They say that a picture is worth a thousand words. I was going through some old notes from a conservation biology class, and found a couple of examples that demonstrate the saying perfectly. Well, almost perfectly.
Example 1: The Cichlids
One day in class we had a prolonged discussion on the high levels of diversity of cichlid fishes in the Rift Lakes that have formed in eastern Africa. These fish represent a textbook example of an explosive radiation. There are estimates of nearly 1000 species of cichlids in these rift lakes, even though the rift lakes are relatively young in geologic time. The lakes formed as a result of plate tectonics because the plate that eastern Africa sits on is slowly pulling away from the rest of the continent. This has resulted in the formation of a deep valley that has filled up with water in some parts. Hence, any organisms living within these lakes had to get there within a relatively recent time frame, and the sheer number of species found there suggest that they must have evolved at an accelerated rate.
While the fish community represents a large amount of genetic diversity, the professor made the comment about how all the diversity might eventually be wiped out if the two plates separated completely. This would be because the rift valley would eventually fill up with sea water, which would obviously kill off any freshwater species. So it's a conundrum. While this system represents a classic example of rapid evolution (side note: there are fish so specialized in these lakes that they only eat the eyeballs or scales of other cichlids), it may also only be a blip on the screen of evolutionary time. That's if all these species eventually become extinct.
I'm not doing the conversation justice here, but I remember it as clearly as the day I sat in the classroom. However, here are the only notes I took during that conversation:
The second picture is the national flag for the country that will be sitting on the shoreline of the newly developed seaway: Dead Cichlid Nation*.
Example 2: Bees
We had another discussion about how we need to be mindful of changing environmental conditions when thinking about conservation and how it pertains to plant and animal distributions. Just because an organism occurs somewhere does not mean that it was always there, just like absence of an organism from a certain area doesn't guarantee that it's never occurred there. Anyone familiar with the fossil record knows that. This could be important when planning reserves. If possible, you want to conserve enough of an area that things can shift around if they need to. That usually isn't possible because of the financial obligations and politics, but it would be ideal.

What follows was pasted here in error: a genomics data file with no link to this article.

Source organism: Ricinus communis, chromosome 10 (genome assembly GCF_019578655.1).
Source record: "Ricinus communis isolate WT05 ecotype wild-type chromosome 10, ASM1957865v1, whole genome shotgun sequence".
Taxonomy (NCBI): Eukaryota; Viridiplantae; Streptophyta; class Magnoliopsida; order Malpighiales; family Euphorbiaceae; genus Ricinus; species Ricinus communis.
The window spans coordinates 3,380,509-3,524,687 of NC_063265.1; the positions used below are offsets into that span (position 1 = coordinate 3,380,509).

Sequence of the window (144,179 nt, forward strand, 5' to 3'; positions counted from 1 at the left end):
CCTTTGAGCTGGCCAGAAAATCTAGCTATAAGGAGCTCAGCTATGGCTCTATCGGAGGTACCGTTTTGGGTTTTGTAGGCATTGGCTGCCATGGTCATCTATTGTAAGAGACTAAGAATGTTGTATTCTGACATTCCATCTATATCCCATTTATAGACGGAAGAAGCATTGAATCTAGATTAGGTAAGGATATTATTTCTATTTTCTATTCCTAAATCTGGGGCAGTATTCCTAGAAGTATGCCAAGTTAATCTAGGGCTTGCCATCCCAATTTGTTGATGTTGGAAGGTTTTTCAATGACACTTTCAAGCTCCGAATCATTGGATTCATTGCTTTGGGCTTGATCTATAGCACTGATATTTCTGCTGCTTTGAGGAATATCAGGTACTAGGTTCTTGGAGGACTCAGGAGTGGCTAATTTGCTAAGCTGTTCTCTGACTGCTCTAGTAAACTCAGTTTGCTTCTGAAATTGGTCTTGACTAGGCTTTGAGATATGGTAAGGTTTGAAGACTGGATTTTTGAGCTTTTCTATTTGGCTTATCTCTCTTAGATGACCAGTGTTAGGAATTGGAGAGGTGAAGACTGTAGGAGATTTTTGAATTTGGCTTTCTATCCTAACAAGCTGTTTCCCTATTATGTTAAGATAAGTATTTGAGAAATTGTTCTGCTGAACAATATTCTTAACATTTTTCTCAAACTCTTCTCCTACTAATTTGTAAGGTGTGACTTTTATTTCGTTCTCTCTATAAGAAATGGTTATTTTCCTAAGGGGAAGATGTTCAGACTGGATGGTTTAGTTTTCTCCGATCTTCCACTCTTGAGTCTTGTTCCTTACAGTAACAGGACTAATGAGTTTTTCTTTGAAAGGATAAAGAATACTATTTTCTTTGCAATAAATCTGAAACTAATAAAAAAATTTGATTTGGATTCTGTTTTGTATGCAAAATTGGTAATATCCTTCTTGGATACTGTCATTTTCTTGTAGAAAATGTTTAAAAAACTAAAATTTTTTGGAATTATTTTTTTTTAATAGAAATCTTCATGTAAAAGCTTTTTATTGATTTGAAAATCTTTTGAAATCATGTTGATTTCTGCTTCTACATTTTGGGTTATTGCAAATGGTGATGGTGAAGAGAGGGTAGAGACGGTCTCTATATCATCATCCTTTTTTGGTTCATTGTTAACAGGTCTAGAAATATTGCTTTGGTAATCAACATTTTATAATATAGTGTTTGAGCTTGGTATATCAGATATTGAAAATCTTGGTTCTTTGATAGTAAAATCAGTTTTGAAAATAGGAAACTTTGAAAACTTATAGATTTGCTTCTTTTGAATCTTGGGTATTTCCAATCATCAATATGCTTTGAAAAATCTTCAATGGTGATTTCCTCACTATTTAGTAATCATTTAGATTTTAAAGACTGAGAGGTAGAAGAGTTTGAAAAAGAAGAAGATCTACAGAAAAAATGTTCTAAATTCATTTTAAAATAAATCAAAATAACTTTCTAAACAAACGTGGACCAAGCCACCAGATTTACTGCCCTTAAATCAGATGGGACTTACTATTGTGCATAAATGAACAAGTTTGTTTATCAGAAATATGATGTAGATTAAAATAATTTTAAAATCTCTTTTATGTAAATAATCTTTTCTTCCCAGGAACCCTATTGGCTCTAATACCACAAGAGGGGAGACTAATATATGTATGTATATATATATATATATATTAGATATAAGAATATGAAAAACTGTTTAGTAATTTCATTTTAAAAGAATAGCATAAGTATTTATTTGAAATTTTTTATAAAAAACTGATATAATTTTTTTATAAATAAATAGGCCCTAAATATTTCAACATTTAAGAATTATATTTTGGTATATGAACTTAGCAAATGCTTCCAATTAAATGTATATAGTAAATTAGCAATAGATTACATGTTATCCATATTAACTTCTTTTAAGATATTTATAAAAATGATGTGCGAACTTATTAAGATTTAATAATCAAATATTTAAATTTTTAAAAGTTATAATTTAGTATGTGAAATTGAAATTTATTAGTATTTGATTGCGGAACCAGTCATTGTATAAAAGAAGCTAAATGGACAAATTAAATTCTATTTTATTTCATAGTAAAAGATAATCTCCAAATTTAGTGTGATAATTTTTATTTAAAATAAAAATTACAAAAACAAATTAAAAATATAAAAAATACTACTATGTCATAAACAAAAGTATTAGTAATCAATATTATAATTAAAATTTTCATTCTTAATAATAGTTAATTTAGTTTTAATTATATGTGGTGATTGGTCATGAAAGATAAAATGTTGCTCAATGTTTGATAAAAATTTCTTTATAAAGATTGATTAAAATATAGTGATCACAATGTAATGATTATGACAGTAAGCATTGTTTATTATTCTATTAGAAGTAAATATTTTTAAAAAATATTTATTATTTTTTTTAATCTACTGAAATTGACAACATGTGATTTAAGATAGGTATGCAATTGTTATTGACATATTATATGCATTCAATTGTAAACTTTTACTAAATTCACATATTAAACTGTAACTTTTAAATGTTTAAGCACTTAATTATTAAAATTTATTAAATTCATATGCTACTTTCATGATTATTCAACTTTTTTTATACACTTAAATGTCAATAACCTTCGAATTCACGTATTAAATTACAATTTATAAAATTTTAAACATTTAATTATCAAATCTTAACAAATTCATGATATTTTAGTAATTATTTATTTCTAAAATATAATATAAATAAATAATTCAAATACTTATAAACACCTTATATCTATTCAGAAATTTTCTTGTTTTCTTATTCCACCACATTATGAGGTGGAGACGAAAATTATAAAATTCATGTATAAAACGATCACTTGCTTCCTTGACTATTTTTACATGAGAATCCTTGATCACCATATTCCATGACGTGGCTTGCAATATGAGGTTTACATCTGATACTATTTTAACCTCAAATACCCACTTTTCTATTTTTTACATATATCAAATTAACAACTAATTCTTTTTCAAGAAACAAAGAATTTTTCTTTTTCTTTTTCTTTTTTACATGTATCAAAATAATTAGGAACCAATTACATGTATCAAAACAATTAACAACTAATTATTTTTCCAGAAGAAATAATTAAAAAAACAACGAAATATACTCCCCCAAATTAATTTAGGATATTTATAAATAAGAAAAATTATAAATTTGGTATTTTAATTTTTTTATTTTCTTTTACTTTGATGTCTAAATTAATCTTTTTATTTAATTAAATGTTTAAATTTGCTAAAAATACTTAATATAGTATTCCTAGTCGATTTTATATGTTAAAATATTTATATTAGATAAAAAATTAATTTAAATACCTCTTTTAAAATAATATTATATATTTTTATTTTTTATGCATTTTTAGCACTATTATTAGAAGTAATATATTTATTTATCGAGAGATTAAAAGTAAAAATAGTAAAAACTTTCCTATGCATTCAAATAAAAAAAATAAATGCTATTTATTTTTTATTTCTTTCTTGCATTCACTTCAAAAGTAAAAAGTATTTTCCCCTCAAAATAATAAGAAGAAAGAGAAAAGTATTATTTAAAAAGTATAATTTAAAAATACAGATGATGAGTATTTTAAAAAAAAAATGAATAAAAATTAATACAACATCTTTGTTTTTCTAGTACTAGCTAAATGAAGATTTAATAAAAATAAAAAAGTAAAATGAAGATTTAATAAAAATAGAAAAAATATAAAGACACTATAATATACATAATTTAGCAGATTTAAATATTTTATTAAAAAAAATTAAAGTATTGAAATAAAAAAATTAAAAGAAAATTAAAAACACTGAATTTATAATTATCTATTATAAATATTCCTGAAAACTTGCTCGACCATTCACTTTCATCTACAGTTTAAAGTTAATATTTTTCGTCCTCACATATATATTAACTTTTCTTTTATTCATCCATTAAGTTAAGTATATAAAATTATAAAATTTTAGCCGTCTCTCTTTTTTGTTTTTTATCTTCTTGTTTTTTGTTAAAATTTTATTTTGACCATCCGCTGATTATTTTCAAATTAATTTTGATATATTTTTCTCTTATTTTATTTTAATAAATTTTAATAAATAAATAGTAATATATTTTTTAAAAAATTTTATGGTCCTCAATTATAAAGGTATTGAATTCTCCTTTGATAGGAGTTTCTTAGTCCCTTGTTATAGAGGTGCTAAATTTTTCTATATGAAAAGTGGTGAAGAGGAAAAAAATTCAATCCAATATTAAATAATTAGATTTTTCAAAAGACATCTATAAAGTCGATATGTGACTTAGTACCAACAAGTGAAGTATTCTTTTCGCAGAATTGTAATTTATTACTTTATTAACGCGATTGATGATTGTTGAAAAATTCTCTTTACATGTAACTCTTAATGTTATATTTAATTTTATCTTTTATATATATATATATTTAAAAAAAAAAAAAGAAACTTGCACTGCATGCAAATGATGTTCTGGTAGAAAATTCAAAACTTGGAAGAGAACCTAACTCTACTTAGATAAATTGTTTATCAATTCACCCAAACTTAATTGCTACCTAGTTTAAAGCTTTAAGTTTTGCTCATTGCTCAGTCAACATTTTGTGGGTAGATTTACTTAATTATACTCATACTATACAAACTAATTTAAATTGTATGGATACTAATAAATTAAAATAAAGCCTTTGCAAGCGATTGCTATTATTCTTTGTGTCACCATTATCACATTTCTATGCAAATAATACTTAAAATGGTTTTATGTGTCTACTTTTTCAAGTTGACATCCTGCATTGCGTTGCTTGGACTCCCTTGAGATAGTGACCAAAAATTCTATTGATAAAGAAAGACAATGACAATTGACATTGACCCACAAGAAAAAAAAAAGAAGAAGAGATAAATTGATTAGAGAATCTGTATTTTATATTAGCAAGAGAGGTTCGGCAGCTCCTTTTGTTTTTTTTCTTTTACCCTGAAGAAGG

The example our professor gave us when trying to illustrate this point was the continent of Antarctica. Today it is obviously covered with ice, but that hasn't always been the case. He mentioned a fairly recent study that talked about how Antarctica was once a much warmer place, and showed that bees migrated from Africa to South America across Antarctica (more recently than when all three continents were joined together to make up Gondwana).
Here are my notes from that discussion:
That would be the flag** for Frozen Bumblebee Nation.
*Incidentally, Dead Cichlid Nation would be one of George W. Bush's favorite countries because of the mass extinction rate associated with its formation - so glad that guy's not our president anymore.
**One of my lab mates looked at my notes while I was drawing these flags, and she interrupted the class by laughing too loud. The professor was not as amused. That may have been the reason why he started disliking me. I'm not sure about this.